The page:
Fishing of Atlantic menhaden will drop 20% in 2013.
The Atlantic States Marine Fisheries Commission (ASMFC) voted 13-3 last week in favor of regulating menhaden fish catch along the Atlantic Coast. Its Atlantic Menhaden Management Board approved a historical 20% decrease in allowable catch for the 2013 fishing season, and this will affect Omega Protein (Houston), which harvests the omega-3–rich menhaden on Virginia waters.
Based on catch and population assessments from 2009–2011, the ASMFC decided to restrict menhaden fishing-for the purpose of making fish oil and using the fish as bait-to 170,800 metric tons. The previous three-year average was 167,000 metric tons.
The ASMFC also voted in favor of adopting new biological reference points to control and monitor the menhaden population.
For years, critics have urged for menhaden catch limits because of the fish’s importance to its local ecosystem-it is a filter fish and frequent prey to other key species. But before this first-ever restriction is implemented, it must be ratified by all 15 ASMFC member states. Virginia is the only state that currently allows for commercial fishing of menhaden for fish oil and fishmeal, otherwise known as “reduction fishing.”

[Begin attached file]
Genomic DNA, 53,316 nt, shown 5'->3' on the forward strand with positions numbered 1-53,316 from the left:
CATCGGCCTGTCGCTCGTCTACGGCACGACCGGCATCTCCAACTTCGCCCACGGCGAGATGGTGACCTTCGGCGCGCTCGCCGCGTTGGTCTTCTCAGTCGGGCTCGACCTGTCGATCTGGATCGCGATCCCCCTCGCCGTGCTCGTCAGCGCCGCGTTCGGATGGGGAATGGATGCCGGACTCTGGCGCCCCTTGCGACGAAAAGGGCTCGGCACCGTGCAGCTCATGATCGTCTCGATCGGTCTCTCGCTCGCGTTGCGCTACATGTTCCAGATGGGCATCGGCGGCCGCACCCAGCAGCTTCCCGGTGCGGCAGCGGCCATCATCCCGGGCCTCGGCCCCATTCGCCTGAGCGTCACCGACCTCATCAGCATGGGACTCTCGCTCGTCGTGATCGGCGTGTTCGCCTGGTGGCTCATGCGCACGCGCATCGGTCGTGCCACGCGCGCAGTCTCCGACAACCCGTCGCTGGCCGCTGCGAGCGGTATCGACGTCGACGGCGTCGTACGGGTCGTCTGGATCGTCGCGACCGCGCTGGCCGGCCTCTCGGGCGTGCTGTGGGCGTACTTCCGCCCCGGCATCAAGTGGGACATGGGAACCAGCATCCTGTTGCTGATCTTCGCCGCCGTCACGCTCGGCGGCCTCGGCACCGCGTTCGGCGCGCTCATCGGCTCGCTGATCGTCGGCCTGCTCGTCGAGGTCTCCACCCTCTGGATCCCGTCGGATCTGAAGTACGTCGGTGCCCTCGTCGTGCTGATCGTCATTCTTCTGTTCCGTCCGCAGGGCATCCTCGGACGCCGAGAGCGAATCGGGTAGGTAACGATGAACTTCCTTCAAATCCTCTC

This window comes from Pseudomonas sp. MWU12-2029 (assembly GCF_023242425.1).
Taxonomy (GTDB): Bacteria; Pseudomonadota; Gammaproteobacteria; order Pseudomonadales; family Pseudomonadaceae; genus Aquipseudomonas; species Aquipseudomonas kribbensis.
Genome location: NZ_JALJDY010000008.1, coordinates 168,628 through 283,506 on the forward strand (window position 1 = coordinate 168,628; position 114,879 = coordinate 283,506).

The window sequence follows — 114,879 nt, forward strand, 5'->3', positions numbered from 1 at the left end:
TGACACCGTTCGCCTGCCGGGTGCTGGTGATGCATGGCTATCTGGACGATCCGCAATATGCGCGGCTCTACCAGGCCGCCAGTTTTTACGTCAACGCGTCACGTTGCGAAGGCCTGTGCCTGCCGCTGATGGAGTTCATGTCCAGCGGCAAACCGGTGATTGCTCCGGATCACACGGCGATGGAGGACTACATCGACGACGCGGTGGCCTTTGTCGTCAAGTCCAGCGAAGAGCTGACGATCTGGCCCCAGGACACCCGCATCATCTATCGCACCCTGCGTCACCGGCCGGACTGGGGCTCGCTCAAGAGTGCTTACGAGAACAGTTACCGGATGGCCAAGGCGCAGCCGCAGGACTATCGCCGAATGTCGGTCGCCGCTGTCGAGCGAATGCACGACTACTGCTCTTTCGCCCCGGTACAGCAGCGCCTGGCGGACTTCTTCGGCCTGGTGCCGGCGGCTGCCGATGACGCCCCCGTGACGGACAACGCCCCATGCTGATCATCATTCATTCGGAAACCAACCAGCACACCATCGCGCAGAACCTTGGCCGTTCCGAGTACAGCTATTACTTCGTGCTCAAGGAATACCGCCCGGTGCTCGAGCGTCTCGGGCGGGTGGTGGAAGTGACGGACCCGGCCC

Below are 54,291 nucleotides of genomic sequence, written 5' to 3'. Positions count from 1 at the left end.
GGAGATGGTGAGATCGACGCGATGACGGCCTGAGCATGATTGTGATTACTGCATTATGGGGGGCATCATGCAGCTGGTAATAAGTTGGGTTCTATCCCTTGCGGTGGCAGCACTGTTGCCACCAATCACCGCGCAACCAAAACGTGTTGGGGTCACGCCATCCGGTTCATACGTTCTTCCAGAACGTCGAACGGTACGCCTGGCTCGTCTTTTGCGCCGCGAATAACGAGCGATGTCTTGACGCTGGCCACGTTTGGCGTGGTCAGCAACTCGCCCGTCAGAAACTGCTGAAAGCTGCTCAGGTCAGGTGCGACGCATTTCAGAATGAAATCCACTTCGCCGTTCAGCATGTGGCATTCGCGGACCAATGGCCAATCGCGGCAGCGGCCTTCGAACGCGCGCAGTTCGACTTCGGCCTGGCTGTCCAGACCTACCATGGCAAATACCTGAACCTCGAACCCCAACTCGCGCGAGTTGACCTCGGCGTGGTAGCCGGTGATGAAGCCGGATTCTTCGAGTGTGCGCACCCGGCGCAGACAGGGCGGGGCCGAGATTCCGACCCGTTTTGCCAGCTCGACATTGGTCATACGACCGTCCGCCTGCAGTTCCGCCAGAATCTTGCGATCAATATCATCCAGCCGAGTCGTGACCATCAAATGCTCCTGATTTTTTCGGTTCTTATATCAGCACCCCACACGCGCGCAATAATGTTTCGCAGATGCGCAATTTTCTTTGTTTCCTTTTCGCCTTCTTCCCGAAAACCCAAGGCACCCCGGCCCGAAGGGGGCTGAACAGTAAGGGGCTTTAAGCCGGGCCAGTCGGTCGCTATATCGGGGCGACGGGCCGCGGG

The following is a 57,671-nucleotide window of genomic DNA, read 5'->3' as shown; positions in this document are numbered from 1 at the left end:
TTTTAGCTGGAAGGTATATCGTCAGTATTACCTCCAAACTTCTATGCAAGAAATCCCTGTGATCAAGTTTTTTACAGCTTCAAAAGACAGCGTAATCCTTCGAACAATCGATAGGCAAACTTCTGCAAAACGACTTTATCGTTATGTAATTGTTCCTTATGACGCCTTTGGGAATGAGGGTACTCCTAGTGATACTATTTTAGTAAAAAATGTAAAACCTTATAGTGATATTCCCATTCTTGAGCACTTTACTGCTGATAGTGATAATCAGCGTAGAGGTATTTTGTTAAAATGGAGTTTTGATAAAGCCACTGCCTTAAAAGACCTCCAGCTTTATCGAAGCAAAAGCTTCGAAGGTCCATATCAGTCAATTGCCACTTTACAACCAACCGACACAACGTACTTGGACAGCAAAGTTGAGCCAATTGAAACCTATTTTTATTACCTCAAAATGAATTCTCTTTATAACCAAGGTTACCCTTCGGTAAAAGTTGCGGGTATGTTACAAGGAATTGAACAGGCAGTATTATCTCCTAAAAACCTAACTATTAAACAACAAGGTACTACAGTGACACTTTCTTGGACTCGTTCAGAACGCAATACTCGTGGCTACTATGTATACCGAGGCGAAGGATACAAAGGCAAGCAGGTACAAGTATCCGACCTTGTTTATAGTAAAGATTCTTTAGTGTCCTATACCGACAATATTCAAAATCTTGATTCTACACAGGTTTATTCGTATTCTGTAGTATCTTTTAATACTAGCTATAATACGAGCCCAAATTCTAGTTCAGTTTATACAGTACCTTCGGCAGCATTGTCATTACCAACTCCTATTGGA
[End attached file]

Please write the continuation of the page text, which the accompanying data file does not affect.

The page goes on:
“Given the stock is experiencing overfishing and is most likely overfished based on the newly adopted reference points, it was incumbent upon the Board to reduce landings in order to ensure the long-term sustainability of the resource and the fisheries that depend on it,” says Atlantic Menhaden Management board chair Louis Daniel of North Carolina.
Omega Protein CEO Bret D. Scholtes says that the new measures are premature and are underestimating the overall species population. The company expects to maintain a large portion of the allowable catch for reduction and bait in Virginia, as the ASMFC said it would allocate the quota to each state in a way that reflects its historical share of the fishing.
Assuming that the motion is ratified, it will stand at least until a 2014 stock reassessment by the National Marine Fisheries Service.